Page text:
Divine Worship - 9:30 A.M.

Forty-five minutes down the interstate and we pull into a town that is one stop sign away from being forgotten. I left the directions at home, but felt that if I drove down both streets in town I would eventually find what I was looking for.

A small red-brick church sat on the corner across from the railroad tracks. The sign above the door read “Byers Community Church – Divine Worship 9:30 A.M. I don’t know about you, but I have never been a part of “divine worship” before, and I am pretty sure that I have never led a “divine worship service.” There is a first time for everything.

We arrived a few minutes early; the person who was supposed to meet us was a few minutes late. The inside of the building was smaller than I expected. White-washed walls were illuminated by cracked stained glass; on one wall hung a picture of “lily-white Jesus” complete with golden halo, herding sheep. People began to arrive shortly after the door opened and I greeted as many as I could.

After robing in the closet-like office, the music started and I returned to my seat. Someone pushed play on a tape player and a drum beat introduced the “contemporary” hymn song of the day. The best thing about contemporary Christian music and songwriting is that 99.9 percent of it will be forgotten.

It is interesting leading worship alone for the first time. You get to do things your way for a change. The placement of the pulpit in this sanctuary was askew, so I decided to step to the center and lead parts of the service, and nobody complained. I almost tripped over my robe at one point and got to laugh about it with the congregation, making sport of my big black polyester gown. It is a good community church, filled with good people. They just happened to hear one of the worst sermons I have ever preached. It started this way…

There was supposed to be a lay reader for the first scripture verse, when no one came forward, it was no big deal. I rose, blindly grabbed a Bible from underneath the pulpit and found the pericope. Unfortunately, I picked up the King James Version. My mind raced as I half translated and hiccupped my way through the garbled passage. I ended saying “This is the Word of the Lord,” expecting to hear a resounding “Thanks be to God.” Instead, I think I could hear crickets chirping in the distance. Apparently, that was not a tradition of this church.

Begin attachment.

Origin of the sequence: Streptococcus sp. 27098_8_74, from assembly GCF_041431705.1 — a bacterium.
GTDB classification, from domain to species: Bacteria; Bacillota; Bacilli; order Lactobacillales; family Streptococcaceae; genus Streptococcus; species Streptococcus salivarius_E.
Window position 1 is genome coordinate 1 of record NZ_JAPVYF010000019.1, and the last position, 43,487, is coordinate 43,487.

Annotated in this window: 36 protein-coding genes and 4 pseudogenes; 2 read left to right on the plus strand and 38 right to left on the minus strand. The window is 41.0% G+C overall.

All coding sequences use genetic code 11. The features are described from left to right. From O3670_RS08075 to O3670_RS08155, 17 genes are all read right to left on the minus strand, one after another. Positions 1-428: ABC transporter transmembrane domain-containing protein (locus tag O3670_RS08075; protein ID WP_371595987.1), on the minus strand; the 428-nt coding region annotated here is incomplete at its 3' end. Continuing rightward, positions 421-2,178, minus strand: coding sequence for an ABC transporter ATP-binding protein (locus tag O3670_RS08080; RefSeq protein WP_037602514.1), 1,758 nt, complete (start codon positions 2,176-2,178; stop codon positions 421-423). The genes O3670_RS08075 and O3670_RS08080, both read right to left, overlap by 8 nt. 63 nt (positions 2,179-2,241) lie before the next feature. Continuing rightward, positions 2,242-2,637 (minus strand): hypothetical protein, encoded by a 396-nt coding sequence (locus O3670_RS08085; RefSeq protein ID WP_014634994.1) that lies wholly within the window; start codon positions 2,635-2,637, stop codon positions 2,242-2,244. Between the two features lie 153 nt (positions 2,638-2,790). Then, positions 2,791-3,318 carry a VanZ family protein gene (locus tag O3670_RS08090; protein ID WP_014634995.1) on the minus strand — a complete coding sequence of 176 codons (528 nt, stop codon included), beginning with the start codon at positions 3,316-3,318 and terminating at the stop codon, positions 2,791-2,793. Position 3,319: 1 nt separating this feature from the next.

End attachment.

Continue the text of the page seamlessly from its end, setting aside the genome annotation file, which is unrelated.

I stumbled through a quick background of the Romans passage and read it without a hitch. Then, I started the sermon during which I stuttered, lost my place at least four times, and skipped ahead a number of times only to repeat myself over again. The sermon content was pretty good and I thought it fit the scripture passage; my delivery was, at best, inept.

When I reflect on what happened, I can pinpoint one difference between this Sunday and all of the rest, the audience. I think I expected to look out and see familiar faces. Instead, everything was new. There were new squirmy children, new scowls to ponder, new eyes in which to find sparks, and new faces to interpret. It felt like I was back at the beginning again. My first sermon was something like this one, only the content was worse. I was telling people whose names I had already forgotten what I thought; and all I wanted was to sit down and blend into the background.

When the service ended, I walked to the back to wish people well on their journeys. A number of comments were made that I’m not sure how to take.

“It’s good to hear the contemporary news make a sermon!” One women exclaimed.

Another women whispered as I passed, “It was nice when you applied the Bible to our lives, I need more of that kind of preaching.”

“I felt like you were talking to me,” said yet another woman.

The men said nothing expect for their desire for a cup of coffee.

My only thought for all of these comments was, “what the hell was the guy before me telling these folks!?”

I am my own worst critic and always will be. I know this. Thankfully, many things happen in worship that are beyond me. That is how it should be. It is not up to me to call upon the holy. I am merely a servant and most of the time not a very good one. God was, is, and will be the one member of all of the services in which I participate. Therefore, wherever I miss a cue, whatever sentence I fumble or whoever sits in front of me God will be the one to reach them. I am just the bumbling messenger.

Today, I awoke to good reviews. Most of the people told Presbytery Executive they enjoyed the service and the sermon. Even my wife liked this one (she thinks I am a buzz-kill when I preach). So, I will return next week and stand and deliver. I will administer communion, but this time I will be among familiar faces and maybe that won’t be so scary. Maybe this time worship will actually feel divine…



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